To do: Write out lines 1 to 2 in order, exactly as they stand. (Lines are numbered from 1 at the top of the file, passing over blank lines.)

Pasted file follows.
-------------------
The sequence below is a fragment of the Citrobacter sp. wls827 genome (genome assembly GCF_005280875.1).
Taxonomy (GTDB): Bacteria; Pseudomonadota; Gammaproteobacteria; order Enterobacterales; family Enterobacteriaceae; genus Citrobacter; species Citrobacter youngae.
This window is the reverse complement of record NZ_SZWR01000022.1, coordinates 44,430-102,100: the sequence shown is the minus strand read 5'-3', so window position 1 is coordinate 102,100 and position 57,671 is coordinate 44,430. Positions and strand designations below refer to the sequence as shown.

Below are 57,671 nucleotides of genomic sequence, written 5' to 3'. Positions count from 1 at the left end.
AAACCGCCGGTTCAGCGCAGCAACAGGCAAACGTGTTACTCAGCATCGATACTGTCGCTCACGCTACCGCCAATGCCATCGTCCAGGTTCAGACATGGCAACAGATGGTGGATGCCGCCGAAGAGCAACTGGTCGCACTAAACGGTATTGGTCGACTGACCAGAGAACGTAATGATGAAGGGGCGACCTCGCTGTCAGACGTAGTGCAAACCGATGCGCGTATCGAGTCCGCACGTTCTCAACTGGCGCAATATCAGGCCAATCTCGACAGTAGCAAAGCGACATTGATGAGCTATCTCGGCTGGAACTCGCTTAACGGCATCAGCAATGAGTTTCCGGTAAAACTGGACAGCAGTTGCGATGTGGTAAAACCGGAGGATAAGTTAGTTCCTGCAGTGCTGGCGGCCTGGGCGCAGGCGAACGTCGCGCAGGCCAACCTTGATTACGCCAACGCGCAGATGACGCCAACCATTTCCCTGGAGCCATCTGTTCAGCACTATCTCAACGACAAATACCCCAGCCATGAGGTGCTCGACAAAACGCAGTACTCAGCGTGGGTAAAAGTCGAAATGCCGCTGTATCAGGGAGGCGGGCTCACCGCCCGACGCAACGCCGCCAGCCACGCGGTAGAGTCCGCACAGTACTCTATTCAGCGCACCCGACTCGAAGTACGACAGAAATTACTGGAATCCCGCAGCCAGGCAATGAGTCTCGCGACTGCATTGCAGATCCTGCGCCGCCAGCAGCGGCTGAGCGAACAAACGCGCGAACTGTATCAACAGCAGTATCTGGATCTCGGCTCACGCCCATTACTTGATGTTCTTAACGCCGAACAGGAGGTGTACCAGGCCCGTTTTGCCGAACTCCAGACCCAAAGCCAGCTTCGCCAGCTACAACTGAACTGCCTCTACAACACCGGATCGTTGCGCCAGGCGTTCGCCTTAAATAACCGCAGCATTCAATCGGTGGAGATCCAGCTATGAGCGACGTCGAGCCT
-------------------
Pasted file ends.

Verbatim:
The sequence below is a fragment of the Citrobacter sp. wls827 genome (genome assembly GCF_005280875.1).
Taxonomy (GTDB): Bacteria; Pseudomonadota; Gammaproteobacteria; order Enterobacterales; family Enterobacteriaceae; genus Citrobacter; species Citrobacter youngae.